But these community announcements have become rare. Gone are the days that the loudspeakers were used to spread Mao’s enlightening thoughts from his Little Red Book. While Mao is still overlooking Chengdu’s central square, holding his giant hand up (and I’m still not sure whether it is in the give or take position), people hardly remember him. His thoughts are forgotten and his mistakes carefully covered up -nobody wants to loose face. Right in front of his stony eyes, the solid grounds have been up-turned and dug away. No earth nor clay is left for his fellow countrymen to go back to and put their hands in. Instead, the huge square, once only used for extravagant shows and massive parades for this last emperor has become the center of capitalistic development and the heart of Chengdu’s new subway network. Lots of space is reserved for chain stores, magazine stalls and souvenir shops. And like everywhere else in China, the best selling souvenirs are Mao’s Little Red Books; small Mao statutes; small Mao busts and large Mao posters. Mao is popular once again. He – or is it better to say ‘it’- has become bestselling commodity in China’s capitalistic 24-hour economy. Somehow, comrade Hu can make it all fit in his “socialism with Chinese characteristics”. It’s the Chinese way. Not my cuppa-tea!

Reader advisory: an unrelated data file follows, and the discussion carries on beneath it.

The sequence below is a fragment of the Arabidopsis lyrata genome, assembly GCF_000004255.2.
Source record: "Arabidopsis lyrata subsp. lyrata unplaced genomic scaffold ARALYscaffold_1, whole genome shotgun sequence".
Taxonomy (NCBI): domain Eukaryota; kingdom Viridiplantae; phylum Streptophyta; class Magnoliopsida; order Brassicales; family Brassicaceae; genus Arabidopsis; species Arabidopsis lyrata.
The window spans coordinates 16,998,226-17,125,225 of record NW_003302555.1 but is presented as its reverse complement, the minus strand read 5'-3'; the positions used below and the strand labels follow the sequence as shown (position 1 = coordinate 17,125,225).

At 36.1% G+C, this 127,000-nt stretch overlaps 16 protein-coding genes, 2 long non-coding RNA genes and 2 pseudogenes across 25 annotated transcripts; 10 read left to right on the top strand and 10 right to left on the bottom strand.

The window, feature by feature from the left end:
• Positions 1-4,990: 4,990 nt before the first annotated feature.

My wife and daughter had taken the afternoon and evening off. Recognition flights. Recognition flights for mum and daughter surveying personalities and shops, developing character and taste, and previewing which future paths to take and which latest movies to skip. I usually receive a full report upon return. From both. My wife will reflect on the topics discussed; My daughter on the items not bought. Nonetheless, a good time, not the least because they’re leaving the men to themselves.
It is during these imposed men’ s nights that my son Asher and I drive around -with Asher behind the wheel, be it on my lap; that we go for a walk in the neighborhood; that we photograph the man on his bike, the ducks hanging head-down from the tree, the small red butt sticking out the split in the baby’s trousers, or that we play chess. Later on in the evening we get our huge Chinese chopping knives out and fix our favorite dishes while sweating away in our too small kitchen. For reason no one has ever been able to explain, kitchen counters in Chengdu are very low, even for the Chinese. They keep forgetting to build drawers. I have to stand legs wide when I do the dish wash like a giraffe drinking water from a well. I convinced my wife that this is not healthy for me and we agreed to delegate the dish washing duty to our kids. The kids were for obvious reasons not in on this meeting.